Do you view it as a positive change or negative change? These changes have definitely been positive for me. Finding the right mix of caring for children in a home environment and teaching in the classroom has seemed to have fallen in place quite naturally. I feel so very blessed to have found the right balance for me, not only as a nanny, but also as person.
Tell us what you learned as a nanny that is helping you in your current job, career, or profession? My role of nanny allows me to deal with the same challenges that a busy parent deals with each day. This has helped me to be a more empathetic teacher! It is easy to criticize the parent who rushes in hurriedly with a child as she drops him off for school or forgets to praise the picture he has painted that day as she picks him up from school at the end of the day. A nanny gets the chance to walk in the shoes of a parent during her workday. She must somehow manage the hectic schedules of her charges with keeping every aspect of a busy household together as well. She sees how difficult it can be to tend to the needs of a cranky toddler while trying to carpool older charges to their activities while also making sure her employers come home to a tidy and organized home. And she is sometimes the one who must drop off her crying charge at preschool as he clings to her as she confidently says good-bye and walks out the door. It can all be very challenging and I definitely have a greater respect for the parents I deal with as a teacher.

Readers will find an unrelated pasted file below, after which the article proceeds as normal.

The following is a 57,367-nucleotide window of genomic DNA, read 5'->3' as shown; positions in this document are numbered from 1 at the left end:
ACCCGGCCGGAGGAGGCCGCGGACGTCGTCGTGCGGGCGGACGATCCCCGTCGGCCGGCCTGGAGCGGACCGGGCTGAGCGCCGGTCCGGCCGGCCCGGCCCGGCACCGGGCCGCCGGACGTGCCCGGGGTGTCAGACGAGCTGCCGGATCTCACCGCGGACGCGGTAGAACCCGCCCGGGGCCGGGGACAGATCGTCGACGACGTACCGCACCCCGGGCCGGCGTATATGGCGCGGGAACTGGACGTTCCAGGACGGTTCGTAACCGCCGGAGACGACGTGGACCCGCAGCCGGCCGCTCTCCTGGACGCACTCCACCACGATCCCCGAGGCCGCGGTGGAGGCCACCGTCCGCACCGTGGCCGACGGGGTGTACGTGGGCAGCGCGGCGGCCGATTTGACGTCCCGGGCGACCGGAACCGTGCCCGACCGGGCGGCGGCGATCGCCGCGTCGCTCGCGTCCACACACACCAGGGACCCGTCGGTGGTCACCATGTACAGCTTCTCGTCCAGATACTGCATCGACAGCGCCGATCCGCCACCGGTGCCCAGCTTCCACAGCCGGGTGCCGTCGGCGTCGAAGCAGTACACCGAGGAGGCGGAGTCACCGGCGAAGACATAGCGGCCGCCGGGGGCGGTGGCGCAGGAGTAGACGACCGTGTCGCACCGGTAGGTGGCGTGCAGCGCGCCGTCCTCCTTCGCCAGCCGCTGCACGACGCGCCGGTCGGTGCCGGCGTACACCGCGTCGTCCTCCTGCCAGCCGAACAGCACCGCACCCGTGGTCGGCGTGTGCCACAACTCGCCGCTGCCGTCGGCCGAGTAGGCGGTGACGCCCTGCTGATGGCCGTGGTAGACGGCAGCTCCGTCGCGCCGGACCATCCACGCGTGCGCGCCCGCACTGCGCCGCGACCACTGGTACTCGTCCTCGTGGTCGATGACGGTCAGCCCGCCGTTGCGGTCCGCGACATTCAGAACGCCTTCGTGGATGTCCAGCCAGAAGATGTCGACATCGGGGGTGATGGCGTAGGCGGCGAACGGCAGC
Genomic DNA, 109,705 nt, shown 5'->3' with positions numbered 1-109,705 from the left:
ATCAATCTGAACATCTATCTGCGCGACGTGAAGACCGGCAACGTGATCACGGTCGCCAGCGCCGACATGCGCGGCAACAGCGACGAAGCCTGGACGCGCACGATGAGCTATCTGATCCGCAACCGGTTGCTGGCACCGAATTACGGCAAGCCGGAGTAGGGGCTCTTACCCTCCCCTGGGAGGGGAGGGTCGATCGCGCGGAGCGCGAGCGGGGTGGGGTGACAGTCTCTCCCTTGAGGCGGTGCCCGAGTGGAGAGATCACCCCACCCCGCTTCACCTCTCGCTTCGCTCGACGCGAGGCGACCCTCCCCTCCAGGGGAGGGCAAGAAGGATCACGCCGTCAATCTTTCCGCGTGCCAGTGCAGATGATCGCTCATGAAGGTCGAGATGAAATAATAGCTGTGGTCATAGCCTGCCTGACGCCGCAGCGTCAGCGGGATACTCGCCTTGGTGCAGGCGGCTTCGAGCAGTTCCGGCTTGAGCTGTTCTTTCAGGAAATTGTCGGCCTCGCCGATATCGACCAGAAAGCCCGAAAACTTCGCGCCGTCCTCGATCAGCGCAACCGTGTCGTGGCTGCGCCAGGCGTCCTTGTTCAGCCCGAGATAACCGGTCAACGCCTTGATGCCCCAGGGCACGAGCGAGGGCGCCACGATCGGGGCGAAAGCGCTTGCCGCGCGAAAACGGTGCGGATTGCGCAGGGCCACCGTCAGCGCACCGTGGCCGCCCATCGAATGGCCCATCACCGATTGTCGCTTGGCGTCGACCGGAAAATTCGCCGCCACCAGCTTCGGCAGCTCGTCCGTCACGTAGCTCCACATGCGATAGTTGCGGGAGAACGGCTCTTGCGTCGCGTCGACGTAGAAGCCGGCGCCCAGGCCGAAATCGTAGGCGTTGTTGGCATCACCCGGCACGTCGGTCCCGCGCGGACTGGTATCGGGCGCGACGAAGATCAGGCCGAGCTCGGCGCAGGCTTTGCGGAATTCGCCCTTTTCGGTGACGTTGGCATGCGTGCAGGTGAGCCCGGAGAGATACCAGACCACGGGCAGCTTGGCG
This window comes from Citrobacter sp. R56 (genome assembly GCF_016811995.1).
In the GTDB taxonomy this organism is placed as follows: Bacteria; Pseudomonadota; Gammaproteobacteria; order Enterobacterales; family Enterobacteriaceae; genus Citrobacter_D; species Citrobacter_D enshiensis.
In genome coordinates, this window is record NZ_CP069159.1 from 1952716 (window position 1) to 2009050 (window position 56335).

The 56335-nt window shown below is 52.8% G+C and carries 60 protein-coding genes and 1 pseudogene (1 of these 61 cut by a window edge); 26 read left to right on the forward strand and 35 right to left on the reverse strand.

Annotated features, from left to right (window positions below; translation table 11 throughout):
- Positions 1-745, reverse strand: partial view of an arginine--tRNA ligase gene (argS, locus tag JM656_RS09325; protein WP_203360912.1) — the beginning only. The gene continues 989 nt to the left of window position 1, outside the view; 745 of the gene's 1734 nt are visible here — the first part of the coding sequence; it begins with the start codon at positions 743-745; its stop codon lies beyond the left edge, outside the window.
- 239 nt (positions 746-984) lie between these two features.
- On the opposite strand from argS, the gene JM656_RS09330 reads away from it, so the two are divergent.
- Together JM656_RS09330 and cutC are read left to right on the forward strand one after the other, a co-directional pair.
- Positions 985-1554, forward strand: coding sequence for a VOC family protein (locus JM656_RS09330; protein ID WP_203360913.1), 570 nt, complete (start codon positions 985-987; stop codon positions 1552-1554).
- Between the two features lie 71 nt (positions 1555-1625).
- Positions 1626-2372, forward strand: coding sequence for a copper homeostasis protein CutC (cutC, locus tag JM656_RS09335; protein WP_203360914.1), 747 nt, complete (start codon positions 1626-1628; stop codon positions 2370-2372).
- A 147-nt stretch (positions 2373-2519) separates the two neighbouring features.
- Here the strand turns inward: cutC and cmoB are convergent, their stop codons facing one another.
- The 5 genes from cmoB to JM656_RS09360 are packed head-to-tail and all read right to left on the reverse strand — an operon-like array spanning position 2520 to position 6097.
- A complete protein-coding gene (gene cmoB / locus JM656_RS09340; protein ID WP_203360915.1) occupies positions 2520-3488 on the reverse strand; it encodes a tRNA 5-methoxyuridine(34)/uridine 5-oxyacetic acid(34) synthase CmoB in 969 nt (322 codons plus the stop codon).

Tell us how your work in your current job has influenced your charges? My charges have been most influenced by the creativity which I have encouraged in them through our endless art and music activities. Some of these children have gone on to play the violin or to study ballet. One of my former charges even designed my Jumpin’ On Down the Road CD cover as a 2nd grader. But, all of them have felt empowered to create original ideas and blossom into unique individuals, not just following the same road as everyone else.
What advice would you give to other nannies? I don’t see working as a nanny as an either/or decision. There are so many different types of nanny positions: full-time, part-time, vacation, and on and on. I just returned from Las Vegas where there are tons of nannies who go to the hotels to care for children there. And, there are nannies who may just care for children on the week-end or a few afternoons after school. When I left my first nanny job, I felt I was losing both my identity as a nanny and my relationship with my dear charges in resigning my position with them and moving on to teaching. But, this was not the case. I found other ways to fit nanny work into my busy schedule and found ways to stay connected to my former charges as they grew up. Over the years I have weaved in and out of full-time nanny work and have created a niche that works best for me. Find that niche that works best for you and be as creative as you can. Perhaps you too will still be a nanny 30 years from now!!
Tell us a little bit about what you are doing now? I am caring for two young girls as a full-time nanny, while also teaching with the Denver Center Theatre Academy on Saturday mornings, composing for musical theater, and continuing my recording projects.